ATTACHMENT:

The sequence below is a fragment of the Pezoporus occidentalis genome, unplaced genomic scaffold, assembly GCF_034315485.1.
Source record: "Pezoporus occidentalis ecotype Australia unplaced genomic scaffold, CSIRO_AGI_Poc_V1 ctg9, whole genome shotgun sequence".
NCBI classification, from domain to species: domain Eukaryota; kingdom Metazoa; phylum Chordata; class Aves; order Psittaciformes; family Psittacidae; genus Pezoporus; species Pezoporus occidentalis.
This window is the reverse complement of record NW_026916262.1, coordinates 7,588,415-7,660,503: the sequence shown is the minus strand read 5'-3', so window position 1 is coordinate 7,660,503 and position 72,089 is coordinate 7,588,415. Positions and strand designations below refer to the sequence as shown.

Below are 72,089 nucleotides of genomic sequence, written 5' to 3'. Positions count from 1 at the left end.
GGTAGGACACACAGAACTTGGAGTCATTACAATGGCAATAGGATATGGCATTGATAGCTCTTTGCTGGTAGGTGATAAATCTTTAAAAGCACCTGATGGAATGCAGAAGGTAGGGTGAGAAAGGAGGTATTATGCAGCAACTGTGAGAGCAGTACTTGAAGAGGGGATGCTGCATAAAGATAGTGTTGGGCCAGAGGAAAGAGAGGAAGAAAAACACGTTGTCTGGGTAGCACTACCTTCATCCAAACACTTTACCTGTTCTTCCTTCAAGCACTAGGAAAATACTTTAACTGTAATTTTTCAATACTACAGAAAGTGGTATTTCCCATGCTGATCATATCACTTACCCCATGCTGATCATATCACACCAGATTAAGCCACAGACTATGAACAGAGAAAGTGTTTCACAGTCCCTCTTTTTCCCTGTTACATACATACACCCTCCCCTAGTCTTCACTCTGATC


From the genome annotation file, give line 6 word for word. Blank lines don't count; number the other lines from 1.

GGTAGGACACACAGAACTTGGAGTCATTACAATGGCAATAGGATATGGCATTGATAGCTCTTTGCTGGTAGGTGATAAATCTTTAAAAGCACCTGATGGAATGCAGAAGGTAGGGTGAGAAAGGAGGTATTATGCAGCAACTGTGAGAGCAGTACTTGAAGAGGGGATGCTGCATAAAGATAGTGTTGGGCCAGAGGAAAGAGAGGAAGAAAAACACGTTGTCTGGGTAGCACTACCTTCATCCAAACACTTTACCTGTTCTTCCTTCAAGCACTAGGAAAATACTTTAACTGTAATTTTTCAATACTACAGAAAGTGGTATTTCCCATGCTGATCATATCACTTACCCCATGCTGATCATATCACACCAGATTAAGCCACAGACTATGAACAGAGAAAGTGTTTCACAGTCCCTCTTTTTCCCTGTTACATACATACACCCTCCCCTAGTCTTCACTCTGATC